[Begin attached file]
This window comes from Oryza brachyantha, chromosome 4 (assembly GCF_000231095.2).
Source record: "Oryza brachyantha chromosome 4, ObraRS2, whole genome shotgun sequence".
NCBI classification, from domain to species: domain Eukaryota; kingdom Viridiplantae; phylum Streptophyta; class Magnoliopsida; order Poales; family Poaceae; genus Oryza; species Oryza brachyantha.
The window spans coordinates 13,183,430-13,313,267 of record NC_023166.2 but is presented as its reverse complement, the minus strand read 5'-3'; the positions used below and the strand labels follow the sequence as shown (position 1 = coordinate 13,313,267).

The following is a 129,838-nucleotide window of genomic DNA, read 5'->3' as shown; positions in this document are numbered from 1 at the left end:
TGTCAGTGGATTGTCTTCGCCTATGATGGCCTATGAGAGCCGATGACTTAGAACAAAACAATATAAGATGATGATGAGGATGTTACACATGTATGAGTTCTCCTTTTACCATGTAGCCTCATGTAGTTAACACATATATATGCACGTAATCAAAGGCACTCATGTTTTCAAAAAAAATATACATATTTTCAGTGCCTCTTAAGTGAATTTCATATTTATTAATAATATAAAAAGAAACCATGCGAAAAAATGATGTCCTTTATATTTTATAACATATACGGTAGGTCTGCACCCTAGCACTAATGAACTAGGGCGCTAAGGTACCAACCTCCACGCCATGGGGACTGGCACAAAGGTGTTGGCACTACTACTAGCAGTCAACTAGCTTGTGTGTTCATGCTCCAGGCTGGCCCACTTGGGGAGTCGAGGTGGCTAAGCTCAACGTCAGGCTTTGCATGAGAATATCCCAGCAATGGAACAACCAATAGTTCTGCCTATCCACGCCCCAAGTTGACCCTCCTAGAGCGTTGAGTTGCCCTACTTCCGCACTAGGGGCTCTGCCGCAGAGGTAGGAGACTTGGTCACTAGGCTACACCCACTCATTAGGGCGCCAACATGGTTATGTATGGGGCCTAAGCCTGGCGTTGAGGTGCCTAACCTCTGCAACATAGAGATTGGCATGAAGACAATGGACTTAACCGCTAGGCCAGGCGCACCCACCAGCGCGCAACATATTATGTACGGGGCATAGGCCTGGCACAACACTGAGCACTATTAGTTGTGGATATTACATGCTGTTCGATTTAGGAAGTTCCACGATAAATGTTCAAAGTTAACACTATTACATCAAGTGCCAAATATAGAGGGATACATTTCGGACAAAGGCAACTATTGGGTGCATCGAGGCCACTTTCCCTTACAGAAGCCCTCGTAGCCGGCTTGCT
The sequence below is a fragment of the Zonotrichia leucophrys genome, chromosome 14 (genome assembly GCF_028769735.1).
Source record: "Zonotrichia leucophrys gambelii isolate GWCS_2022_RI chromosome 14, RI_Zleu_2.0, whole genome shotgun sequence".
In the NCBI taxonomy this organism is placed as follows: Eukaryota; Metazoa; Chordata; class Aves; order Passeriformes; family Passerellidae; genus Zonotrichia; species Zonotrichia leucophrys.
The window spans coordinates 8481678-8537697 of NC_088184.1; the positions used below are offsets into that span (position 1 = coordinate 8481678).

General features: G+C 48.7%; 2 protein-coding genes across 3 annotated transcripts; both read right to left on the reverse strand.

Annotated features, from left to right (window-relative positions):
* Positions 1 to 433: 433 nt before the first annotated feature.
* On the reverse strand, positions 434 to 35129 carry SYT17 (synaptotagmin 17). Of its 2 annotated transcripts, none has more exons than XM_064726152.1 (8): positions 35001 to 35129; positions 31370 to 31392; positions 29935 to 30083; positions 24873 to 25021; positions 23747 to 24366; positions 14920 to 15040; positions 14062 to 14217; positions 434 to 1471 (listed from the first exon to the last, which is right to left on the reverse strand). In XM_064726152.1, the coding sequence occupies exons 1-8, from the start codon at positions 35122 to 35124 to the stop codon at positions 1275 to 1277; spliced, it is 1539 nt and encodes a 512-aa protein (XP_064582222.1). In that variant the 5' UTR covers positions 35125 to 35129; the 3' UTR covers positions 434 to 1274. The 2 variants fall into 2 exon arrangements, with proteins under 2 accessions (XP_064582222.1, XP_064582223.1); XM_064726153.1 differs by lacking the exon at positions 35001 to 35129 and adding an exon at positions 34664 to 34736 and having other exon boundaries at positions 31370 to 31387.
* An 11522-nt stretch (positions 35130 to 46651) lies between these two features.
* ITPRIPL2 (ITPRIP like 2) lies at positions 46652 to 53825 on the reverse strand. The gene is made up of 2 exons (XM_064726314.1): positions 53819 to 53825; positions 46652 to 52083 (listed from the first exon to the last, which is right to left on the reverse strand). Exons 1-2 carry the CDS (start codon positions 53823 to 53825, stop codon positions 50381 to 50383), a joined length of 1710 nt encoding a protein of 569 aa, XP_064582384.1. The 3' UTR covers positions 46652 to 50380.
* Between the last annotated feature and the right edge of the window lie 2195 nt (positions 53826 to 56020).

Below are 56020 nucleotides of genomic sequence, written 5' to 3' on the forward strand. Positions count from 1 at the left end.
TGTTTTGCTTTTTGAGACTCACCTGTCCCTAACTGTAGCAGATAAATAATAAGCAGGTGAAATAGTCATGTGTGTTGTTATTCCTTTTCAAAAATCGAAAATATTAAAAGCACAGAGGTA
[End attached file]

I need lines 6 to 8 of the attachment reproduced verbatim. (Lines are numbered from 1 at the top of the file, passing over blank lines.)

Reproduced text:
TGTCAGTGGATTGTCTTCGCCTATGATGGCCTATGAGAGCCGATGACTTAGAACAAAACAATATAAGATGATGATGAGGATGTTACACATGTATGAGTTCTCCTTTTACCATGTAGCCTCATGTAGTTAACACATATATATGCACGTAATCAAAGGCACTCATGTTTTCAAAAAAAATATACATATTTTCAGTGCCTCTTAAGTGAATTTCATATTTATTAATAATATAAAAAGAAACCATGCGAAAAAATGATGTCCTTTATATTTTATAACATATACGGTAGGTCTGCACCCTAGCACTAATGAACTAGGGCGCTAAGGTACCAACCTCCACGCCATGGGGACTGGCACAAAGGTGTTGGCACTACTACTAGCAGTCAACTAGCTTGTGTGTTCATGCTCCAGGCTGGCCCACTTGGGGAGTCGAGGTGGCTAAGCTCAACGTCAGGCTTTGCATGAGAATATCCCAGCAATGGAACAACCAATAGTTCTGCCTATCCACGCCCCAAGTTGACCCTCCTAGAGCGTTGAGTTGCCCTACTTCCGCACTAGGGGCTCTGCCGCAGAGGTAGGAGACTTGGTCACTAGGCTACACCCACTCATTAGGGCGCCAACATGGTTATGTATGGGGCCTAAGCCTGGCGTTGAGGTGCCTAACCTCTGCAACATAGAGATTGGCATGAAGACAATGGACTTAACCGCTAGGCCAGGCGCACCCACCAGCGCGCAACATATTATGTACGGGGCATAGGCCTGGCACAACACTGAGCACTATTAGTTGTGGATATTACATGCTGTTCGATTTAGGAAGTTCCACGATAAATGTTCAAAGTTAACACTATTACATCAAGTGCCAAATATAGAGGGATACATTTCGGACAAAGGCAACTATTGGGTGCATCGAGGCCACTTTCCCTTACAGAAGCCCTCGTAGCCGGCTTGCT
The sequence below is a fragment of the Zonotrichia leucophrys genome, chromosome 14 (genome assembly GCF_028769735.1).
Source record: "Zonotrichia leucophrys gambelii isolate GWCS_2022_RI chromosome 14, RI_Zleu_2.0, whole genome shotgun sequence".